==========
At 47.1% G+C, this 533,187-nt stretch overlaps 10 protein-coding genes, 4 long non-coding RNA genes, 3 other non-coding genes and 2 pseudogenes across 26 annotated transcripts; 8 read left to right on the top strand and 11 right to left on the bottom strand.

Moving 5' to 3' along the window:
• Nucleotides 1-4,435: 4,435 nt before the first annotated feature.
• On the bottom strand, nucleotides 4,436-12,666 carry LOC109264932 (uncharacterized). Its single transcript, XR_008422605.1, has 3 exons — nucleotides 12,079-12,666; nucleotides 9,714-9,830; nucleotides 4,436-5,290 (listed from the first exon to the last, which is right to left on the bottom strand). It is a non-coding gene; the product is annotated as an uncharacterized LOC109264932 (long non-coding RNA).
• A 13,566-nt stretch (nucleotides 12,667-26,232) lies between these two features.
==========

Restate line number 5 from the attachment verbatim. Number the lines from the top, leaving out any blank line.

• A 13,566-nt stretch (nucleotides 12,667-26,232) lies between these two features.